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Should a teacher who has been unfairly dismissed get less compensation if he assaults a pupil after his dismissal? The Employment Appeal Tribunal (EAT) decided that he should, in the case of Cumbria County Council v Bates
After his dismissal from Dowdales School, Bates assaulted a 16 year old girl who he had previously taught. The Employment Tribunal initially found they could not take this into account in deciding how much money he should be awarded for unfair dismissal from his job. The EAT disagreed. The fact of his six week prison sentence would mean that Mr Bates had damaged his own chances of getting future employment. The school should not therefore have to pay loss of earnings to Bates for a period that he would not have been working as a direct result of his own actions.
This is a welcome decision for schools, and all employers, involved in claims to the employment tribunal when they are faced with poor conduct of an employee after they are dismissed.
The key issue for the Supreme Court to decide is the definition of ‘attending school regularly’ for the purposes of the Education Act 1996.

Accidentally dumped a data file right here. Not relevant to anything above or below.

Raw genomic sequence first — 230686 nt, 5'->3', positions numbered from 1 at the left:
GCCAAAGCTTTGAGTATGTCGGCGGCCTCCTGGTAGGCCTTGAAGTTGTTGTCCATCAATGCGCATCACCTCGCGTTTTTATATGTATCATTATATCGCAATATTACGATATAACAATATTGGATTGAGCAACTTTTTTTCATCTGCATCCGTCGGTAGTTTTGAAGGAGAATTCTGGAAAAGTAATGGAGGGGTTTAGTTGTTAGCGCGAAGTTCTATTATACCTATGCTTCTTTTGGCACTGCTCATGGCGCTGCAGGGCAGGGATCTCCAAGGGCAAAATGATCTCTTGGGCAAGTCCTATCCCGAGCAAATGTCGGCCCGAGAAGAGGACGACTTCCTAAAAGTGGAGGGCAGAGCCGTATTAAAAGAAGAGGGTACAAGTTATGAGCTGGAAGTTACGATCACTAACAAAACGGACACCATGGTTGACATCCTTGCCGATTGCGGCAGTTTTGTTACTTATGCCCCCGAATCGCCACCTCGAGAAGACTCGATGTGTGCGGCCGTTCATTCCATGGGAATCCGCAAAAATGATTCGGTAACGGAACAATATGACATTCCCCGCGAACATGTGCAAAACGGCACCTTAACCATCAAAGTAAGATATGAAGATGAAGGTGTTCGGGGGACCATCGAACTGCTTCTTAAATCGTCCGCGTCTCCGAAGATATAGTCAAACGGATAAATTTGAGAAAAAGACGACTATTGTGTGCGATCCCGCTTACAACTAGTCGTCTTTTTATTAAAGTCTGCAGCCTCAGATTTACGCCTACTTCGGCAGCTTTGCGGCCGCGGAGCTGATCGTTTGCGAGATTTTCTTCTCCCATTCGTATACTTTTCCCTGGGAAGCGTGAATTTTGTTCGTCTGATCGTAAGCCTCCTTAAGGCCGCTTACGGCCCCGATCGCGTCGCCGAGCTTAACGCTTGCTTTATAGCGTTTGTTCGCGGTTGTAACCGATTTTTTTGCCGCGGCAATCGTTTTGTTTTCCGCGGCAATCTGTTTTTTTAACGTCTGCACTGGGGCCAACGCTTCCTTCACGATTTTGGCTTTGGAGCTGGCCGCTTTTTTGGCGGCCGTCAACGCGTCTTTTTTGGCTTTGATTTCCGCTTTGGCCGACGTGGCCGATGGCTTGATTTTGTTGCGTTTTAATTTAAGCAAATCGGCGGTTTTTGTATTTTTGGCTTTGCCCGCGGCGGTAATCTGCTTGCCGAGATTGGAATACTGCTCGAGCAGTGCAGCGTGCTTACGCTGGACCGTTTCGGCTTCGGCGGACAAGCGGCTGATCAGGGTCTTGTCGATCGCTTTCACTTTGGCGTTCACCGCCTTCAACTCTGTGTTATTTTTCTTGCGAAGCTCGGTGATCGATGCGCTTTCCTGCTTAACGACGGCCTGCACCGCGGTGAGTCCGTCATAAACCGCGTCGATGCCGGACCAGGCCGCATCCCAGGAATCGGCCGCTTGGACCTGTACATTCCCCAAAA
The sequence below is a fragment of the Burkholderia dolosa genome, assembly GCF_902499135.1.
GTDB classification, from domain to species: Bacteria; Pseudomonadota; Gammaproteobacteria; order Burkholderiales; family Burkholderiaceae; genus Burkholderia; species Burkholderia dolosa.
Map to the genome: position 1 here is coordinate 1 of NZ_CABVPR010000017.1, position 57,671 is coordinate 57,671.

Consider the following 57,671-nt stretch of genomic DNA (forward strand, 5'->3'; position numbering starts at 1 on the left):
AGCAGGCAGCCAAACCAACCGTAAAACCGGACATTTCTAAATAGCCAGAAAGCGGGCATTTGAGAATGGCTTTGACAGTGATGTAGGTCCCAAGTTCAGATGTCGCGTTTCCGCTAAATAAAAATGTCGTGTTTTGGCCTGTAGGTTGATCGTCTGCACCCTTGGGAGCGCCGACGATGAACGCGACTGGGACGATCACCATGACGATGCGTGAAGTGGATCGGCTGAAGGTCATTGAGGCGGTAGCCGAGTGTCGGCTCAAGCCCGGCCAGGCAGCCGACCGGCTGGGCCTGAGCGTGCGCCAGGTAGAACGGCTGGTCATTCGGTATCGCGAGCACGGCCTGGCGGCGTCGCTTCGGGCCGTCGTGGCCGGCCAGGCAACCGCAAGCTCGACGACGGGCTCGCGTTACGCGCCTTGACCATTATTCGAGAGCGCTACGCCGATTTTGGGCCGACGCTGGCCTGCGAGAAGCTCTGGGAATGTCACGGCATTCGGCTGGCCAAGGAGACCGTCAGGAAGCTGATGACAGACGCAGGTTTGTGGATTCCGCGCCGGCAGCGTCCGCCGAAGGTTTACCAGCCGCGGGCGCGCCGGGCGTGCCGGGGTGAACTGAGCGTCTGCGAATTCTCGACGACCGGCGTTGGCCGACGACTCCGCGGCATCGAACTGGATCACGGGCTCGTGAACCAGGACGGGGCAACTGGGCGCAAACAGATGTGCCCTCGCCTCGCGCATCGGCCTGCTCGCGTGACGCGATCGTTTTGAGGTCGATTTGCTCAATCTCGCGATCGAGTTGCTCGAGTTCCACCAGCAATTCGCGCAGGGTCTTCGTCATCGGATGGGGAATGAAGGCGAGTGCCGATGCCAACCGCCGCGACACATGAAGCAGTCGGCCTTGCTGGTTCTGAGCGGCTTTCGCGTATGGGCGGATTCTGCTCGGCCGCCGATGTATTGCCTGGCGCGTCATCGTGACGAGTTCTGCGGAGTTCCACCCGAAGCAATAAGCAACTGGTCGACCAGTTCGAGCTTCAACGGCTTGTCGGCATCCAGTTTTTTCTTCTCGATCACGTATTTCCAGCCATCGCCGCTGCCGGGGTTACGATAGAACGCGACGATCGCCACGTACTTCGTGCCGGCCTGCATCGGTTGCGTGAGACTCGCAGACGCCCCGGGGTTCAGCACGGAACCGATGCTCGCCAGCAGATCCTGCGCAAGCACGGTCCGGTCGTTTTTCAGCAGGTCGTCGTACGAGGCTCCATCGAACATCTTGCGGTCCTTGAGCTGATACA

The MAC has published its findings, and concluded that secondary education teachers in maths, physics, computer science, Mandarin, modern foreign language and science could be considered as being in shortage.
Concerns about the ability of school age children to deal with modern realities of online porn, cyber-bulling and sexting has led to the strongest indication that the government may be ready to bow to pressure and change the law.
Recent Department for Education (DfE) statistics show that 430 children between the ages of five and eleven were given fixed period or permanent exclusions from their schools in the 2014-15 academic year because of racist behaviour.
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